One of the greatest accomplishments of the Civil Rights Movement focused on a desegregated education. Until the 1950s, racial segregation in public schools was the norm throughout the United States.
In Topeka, Kan., a black third‑grader named Linda Brown had to walk one mile to get to her black elementary school, even though a white elementary school was only seven blocks away. When her father attempted to register his daughter at the white school, the principal refused to admit little Linda. <?xml:namespace prefix = o ns = “urn:schemas-microsoft-com:office:office” />
The U.S. District Court for Kansas heard Brown’s case June 25‑26, 1951. The school argued that because segregation in Topeka and elsewhere pervaded many other aspects of life within the United States, segregated schools simply prepared “colored” children for life in America.
Losing the case in the district court, it was appealed to the Supreme Court, which did not rule until 1954. That ruling is today known as the Brown v. Board of Education. The court did not abolish segregation in all public areas, nor did it place a time table as to when schools needed to desegregate, but it did declare segregation to be unconstitutional.
Despite the decision, most public schools simply ignored the ruling and continued racial segregation. It would take until 1957, and the dispatching of federal troops to Little Rock’s Central High School, to provide a few black students access to a white school. Through the ’60s and ’70s, a battle raged throughout our nation’s public school systems, which fought tooth and nail against the will of the Supreme Court.
Ever wonder what role most churches played during these tremulous times? Did the Christian churches–who preached that the saving grace of God is for all people regardless of their race or ethnicity–stand tall as the beacon of moral guidance for a nation gripped in racism?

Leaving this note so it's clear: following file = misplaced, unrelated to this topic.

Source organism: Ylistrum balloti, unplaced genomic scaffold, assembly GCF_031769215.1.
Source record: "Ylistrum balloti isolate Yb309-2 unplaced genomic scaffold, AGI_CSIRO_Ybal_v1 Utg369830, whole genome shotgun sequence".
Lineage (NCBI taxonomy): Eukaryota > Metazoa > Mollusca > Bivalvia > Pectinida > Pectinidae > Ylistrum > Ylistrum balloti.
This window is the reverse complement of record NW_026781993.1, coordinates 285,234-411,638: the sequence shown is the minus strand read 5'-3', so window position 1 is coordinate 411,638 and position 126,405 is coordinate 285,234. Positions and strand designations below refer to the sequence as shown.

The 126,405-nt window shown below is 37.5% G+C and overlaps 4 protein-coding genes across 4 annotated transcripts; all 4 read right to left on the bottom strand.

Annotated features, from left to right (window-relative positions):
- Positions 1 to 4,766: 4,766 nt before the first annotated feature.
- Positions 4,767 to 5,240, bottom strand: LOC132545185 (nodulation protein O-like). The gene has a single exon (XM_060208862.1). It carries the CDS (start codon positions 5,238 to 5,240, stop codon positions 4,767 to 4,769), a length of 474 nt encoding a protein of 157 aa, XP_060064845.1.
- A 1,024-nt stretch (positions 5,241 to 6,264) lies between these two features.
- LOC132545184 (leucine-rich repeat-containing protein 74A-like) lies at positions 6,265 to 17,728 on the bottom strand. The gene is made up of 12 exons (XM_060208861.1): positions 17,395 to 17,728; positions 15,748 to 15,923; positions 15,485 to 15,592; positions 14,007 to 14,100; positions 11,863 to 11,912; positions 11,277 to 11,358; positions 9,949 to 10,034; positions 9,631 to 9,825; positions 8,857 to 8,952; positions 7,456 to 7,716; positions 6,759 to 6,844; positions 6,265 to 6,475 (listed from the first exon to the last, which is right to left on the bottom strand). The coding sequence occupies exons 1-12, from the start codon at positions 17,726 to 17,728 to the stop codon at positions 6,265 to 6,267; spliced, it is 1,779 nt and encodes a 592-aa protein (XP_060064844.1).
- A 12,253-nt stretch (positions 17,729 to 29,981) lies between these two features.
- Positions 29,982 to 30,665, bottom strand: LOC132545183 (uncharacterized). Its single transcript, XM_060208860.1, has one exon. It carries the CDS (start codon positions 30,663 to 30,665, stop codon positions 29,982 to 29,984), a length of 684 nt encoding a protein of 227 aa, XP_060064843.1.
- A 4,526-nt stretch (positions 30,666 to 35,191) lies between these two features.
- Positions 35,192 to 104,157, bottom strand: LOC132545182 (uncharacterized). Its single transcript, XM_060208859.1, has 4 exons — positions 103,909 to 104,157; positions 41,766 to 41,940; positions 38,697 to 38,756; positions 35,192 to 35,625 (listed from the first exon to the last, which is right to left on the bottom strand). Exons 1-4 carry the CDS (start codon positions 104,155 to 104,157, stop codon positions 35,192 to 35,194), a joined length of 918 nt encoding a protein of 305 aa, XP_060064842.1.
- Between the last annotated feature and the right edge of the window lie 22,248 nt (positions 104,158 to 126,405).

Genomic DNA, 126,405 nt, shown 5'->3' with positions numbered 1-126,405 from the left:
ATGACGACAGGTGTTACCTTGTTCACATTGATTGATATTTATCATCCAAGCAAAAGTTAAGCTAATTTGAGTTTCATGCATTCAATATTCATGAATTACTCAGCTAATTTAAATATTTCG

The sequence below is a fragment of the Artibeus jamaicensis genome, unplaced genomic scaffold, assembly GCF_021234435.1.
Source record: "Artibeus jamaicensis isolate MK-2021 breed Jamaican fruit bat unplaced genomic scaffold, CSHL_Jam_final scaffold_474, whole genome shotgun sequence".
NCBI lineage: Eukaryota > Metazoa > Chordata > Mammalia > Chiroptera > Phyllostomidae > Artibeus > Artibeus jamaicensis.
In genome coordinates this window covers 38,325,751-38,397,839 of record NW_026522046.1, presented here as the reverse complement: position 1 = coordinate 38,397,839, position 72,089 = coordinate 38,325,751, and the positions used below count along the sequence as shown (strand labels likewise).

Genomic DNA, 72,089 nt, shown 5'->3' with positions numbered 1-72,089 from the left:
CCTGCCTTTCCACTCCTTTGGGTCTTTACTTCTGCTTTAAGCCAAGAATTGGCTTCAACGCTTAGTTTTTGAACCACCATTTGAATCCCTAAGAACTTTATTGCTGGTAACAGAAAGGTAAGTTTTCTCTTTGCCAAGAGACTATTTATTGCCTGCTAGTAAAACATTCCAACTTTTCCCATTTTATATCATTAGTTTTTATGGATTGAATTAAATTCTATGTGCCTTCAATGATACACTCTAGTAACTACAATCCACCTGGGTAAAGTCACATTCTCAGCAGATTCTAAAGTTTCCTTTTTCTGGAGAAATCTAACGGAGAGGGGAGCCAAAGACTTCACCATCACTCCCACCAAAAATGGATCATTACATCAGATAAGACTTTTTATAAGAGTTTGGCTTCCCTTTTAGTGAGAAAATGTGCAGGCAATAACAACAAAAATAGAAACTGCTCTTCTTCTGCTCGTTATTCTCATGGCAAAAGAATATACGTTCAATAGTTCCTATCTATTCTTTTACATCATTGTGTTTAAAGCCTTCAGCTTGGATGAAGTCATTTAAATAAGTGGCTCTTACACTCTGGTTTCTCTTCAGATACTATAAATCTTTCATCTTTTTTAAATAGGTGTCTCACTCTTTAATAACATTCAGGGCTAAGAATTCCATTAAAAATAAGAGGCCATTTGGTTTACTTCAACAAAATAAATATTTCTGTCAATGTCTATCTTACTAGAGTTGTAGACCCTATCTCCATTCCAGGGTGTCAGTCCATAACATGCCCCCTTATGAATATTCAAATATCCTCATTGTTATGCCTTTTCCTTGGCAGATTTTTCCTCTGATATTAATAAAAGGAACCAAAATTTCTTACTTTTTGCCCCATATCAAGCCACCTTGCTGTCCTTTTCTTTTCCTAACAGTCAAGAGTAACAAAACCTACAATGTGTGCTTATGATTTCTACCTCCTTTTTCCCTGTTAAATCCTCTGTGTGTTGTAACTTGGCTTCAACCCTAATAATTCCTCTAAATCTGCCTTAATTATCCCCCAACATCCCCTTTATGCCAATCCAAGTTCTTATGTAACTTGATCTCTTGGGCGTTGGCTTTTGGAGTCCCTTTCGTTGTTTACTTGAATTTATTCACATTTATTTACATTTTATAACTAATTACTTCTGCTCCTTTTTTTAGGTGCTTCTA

I’m afraid not. Some of the churches responded to the moral crises of segregation by establishing so-called Christian schools. White members could once more send their white children to a school where they would not be forced to sit next to black or brown children.
Many Christian schools established in this nation during these times, were founded for the sole purpose of providing a loophole to the Supreme Court’s mandate of desegregation. How deplorable to use the guise of a so-called Christian education to maintain such a sinful social structure.
This is not to say that all that were founded during these times today continue to support the “original” sin of racism. Some schools found redemption by moving beyond their racist beginnings by operating learning institutions which reflect the rich diversity of our nation and our faith. Such examples should be a source of pride for the entire community.
Yet unfortunately, there are still many “Christian” schools with a faculty, administration and student body that is predominately white (with the exception of non-white children adopted by white parents). How sad to see the consequences of that “original” sin still being manifested in the new millennium.